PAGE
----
1. Term Frequency – Inverse Document Frequency (TF-IDF)
    TF-IDF is a technique for quantifying a word within a document. TF-IDF vectorizes parameters such as the test case name and description and compares them to the same parameters in other vectorized test cases. The comparison is made using a function called 'Cosine similarity,' which we refer to as the similarity index. The similarity index ranges from 0 to 1. A similarity index of '0' indicates that the test cases do not match, while a similarity index of '1' indicates that the test cases do match completely. Any value between 0 and 1 indicates how similar the test case is to the one being compared. When we obtain a similarity index that is very close to 1, we refer to it as near – similar. We can specify a comparison threshold for the similarity index. If the similarity index is greater than the threshold, they are considered duplicates. This method can be used to remove the majority of duplicates.
    TF-IDF is a very straightforward method for deduplication that is successful in the majority of cases. However, it has the disadvantage of requiring similar words in the test cases in order to achieve a high Cosine Similarity Index score. It disregards the sentence's context and meaning entirely. As an example, consider a couple of test cases. One of the test cases is labeled 'Go to the website,' while the other is labeled 'Navigate to the website.' A human being can comprehend that both test cases mean the same thing. If we compare these using TF-IDF, we will obtain a low score and may end up with both test cases.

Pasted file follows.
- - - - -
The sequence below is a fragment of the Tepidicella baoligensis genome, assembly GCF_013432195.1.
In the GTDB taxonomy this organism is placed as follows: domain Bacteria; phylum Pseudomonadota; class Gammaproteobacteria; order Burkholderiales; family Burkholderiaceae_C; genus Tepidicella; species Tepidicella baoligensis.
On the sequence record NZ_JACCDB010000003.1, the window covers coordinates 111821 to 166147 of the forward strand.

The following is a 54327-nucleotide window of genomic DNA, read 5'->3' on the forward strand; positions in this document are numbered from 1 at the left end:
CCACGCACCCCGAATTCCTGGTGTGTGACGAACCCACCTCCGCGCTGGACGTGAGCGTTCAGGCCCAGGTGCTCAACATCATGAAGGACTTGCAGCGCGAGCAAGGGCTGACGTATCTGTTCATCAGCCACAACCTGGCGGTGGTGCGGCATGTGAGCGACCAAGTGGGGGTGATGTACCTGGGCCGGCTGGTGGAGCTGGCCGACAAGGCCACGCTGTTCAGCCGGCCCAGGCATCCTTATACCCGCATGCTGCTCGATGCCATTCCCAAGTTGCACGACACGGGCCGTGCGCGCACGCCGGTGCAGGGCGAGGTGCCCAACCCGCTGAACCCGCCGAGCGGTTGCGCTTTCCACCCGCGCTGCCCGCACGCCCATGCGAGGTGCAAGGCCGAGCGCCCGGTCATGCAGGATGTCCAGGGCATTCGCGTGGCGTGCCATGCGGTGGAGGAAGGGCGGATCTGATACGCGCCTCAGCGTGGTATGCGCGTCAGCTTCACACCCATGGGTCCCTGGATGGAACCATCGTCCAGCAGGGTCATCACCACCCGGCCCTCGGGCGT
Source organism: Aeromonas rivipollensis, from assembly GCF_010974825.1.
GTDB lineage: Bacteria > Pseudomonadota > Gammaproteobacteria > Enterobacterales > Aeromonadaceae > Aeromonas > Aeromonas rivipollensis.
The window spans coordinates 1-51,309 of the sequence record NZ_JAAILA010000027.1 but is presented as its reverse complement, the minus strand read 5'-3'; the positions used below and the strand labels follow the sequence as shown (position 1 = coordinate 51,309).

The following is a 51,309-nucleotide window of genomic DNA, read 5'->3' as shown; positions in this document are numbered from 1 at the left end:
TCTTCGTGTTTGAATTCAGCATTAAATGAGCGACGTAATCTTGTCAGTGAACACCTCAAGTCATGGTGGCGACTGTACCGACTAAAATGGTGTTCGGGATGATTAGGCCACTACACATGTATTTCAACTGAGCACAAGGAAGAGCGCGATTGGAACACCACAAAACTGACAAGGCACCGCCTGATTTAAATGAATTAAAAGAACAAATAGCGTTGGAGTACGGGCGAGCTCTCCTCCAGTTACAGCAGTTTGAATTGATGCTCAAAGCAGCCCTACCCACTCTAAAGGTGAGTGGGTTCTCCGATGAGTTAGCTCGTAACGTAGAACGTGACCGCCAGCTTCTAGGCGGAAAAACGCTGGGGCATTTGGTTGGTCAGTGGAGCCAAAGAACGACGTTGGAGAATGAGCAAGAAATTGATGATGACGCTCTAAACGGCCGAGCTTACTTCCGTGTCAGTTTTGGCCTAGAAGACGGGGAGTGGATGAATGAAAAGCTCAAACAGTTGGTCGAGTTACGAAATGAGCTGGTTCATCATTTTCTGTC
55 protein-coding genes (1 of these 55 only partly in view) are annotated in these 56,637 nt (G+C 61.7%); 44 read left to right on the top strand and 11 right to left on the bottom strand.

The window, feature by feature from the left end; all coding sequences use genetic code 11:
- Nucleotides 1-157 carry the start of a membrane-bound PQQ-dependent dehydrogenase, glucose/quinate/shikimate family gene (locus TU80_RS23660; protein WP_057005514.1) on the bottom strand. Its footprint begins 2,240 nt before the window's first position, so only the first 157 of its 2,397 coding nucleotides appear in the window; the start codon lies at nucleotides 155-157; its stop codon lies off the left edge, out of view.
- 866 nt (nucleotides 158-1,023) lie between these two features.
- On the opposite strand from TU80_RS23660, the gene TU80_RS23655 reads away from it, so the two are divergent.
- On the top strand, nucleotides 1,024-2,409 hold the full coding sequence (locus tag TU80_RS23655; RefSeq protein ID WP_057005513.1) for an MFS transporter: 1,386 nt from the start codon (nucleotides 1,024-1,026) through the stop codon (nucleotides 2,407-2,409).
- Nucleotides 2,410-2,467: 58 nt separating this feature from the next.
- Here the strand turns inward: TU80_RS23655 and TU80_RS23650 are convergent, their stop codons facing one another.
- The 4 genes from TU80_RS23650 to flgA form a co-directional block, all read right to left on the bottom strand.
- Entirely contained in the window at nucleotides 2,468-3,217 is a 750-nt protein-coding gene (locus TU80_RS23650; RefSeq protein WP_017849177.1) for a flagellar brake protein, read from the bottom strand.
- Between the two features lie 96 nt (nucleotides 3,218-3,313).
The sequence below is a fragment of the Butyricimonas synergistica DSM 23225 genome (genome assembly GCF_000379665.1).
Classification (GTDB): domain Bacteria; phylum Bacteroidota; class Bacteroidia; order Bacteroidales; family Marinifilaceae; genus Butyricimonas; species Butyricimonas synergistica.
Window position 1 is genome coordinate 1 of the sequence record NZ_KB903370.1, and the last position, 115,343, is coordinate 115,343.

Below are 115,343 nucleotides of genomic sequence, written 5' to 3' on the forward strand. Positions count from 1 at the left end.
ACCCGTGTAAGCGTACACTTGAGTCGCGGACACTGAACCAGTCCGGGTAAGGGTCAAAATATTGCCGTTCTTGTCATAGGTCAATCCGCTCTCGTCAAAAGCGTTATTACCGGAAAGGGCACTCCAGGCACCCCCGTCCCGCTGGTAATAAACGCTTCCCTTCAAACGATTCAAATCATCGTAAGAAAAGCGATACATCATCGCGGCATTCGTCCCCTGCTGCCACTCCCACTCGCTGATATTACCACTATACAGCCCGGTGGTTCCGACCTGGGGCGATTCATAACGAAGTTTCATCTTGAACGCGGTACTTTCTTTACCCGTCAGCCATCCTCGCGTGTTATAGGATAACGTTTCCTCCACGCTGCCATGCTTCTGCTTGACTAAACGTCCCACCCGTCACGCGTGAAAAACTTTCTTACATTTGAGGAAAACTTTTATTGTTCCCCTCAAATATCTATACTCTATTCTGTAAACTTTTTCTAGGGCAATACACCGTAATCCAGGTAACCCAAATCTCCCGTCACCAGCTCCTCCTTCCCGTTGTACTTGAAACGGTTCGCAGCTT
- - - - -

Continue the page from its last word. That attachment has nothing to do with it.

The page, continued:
2. Latent Semantic Analysis (LSA)
    This is where LSA clearly outperforms TF-IDF. LSA makes an attempt to capture hidden concepts by leveraging the context surrounding the words. We have implemented test case de-duplication for a number of clients and have observed that approximately 15%-25% of duplicates are identified and removed in each case. In the case study discussed [in Test case prioritization section], running the deduplication algorithm it was possible to identify 100 duplicate test cases just among the high priority ones which amounted to 13%. The heat map plot of the test cases gives us the number of duplicates. Figure 3a and 3b illustrate a heat map plot generated using TF-IDF and LSA, respectively.